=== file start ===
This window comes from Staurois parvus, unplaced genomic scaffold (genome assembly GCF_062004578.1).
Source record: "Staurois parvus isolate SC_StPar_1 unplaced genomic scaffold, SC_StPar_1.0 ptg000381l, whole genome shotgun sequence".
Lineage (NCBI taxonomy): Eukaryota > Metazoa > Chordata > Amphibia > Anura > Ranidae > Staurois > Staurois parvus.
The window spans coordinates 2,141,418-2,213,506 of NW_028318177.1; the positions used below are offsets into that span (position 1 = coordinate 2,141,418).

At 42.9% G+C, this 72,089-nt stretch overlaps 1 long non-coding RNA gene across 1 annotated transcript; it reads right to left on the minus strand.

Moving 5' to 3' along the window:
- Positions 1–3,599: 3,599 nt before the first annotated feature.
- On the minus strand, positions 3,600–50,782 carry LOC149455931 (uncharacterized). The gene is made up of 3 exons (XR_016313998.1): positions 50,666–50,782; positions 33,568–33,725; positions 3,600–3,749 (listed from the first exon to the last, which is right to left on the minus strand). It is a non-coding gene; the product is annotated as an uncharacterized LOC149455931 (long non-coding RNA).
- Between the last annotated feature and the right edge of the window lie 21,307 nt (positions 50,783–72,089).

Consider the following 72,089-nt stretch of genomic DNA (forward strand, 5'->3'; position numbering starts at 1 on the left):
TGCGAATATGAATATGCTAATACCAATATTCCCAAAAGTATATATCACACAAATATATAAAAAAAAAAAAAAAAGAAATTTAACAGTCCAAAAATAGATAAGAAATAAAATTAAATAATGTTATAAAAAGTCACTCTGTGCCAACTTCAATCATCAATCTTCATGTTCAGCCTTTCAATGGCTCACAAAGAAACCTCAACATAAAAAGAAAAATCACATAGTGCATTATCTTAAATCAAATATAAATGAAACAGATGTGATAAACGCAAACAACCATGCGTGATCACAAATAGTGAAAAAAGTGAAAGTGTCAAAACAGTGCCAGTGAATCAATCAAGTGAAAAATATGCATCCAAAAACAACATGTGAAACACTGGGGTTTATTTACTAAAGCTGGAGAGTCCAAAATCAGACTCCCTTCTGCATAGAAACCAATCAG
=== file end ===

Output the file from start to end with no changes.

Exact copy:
This window comes from Staurois parvus, unplaced genomic scaffold (genome assembly GCF_062004578.1).
Source record: "Staurois parvus isolate SC_StPar_1 unplaced genomic scaffold, SC_StPar_1.0 ptg000381l, whole genome shotgun sequence".
Lineage (NCBI taxonomy): Eukaryota > Metazoa > Chordata > Amphibia > Anura > Ranidae > Staurois > Staurois parvus.
The window spans coordinates 2,141,418-2,213,506 of NW_028318177.1; the positions used below are offsets into that span (position 1 = coordinate 2,141,418).

At 42.9% G+C, this 72,089-nt stretch overlaps 1 long non-coding RNA gene across 1 annotated transcript; it reads right to left on the minus strand.

Moving 5' to 3' along the window:
- Positions 1–3,599: 3,599 nt before the first annotated feature.
- On the minus strand, positions 3,600–50,782 carry LOC149455931 (uncharacterized). The gene is made up of 3 exons (XR_016313998.1): positions 50,666–50,782; positions 33,568–33,725; positions 3,600–3,749 (listed from the first exon to the last, which is right to left on the minus strand). It is a non-coding gene; the product is annotated as an uncharacterized LOC149455931 (long non-coding RNA).
- Between the last annotated feature and the right edge of the window lie 21,307 nt (positions 50,783–72,089).

Consider the following 72,089-nt stretch of genomic DNA (forward strand, 5'->3'; position numbering starts at 1 on the left):
TGCGAATATGAATATGCTAATACCAATATTCCCAAAAGTATATATCACACAAATATATAAAAAAAAAAAAAAAAGAAATTTAACAGTCCAAAAATAGATAAGAAATAAAATTAAATAATGTTATAAAAAGTCACTCTGTGCCAACTTCAATCATCAATCTTCATGTTCAGCCTTTCAATGGCTCACAAAGAAACCTCAACATAAAAAGAAAAATCACATAGTGCATTATCTTAAATCAAATATAAATGAAACAGATGTGATAAACGCAAACAACCATGCGTGATCACAAATAGTGAAAAAAGTGAAAGTGTCAAAACAGTGCCAGTGAATCAATCAAGTGAAAAATATGCATCCAAAAACAACATGTGAAACACTGGGGTTTATTTACTAAAGCTGGAGAGTCCAAAATCAGACTCCCTTCTGCATAGAAACCAATCAG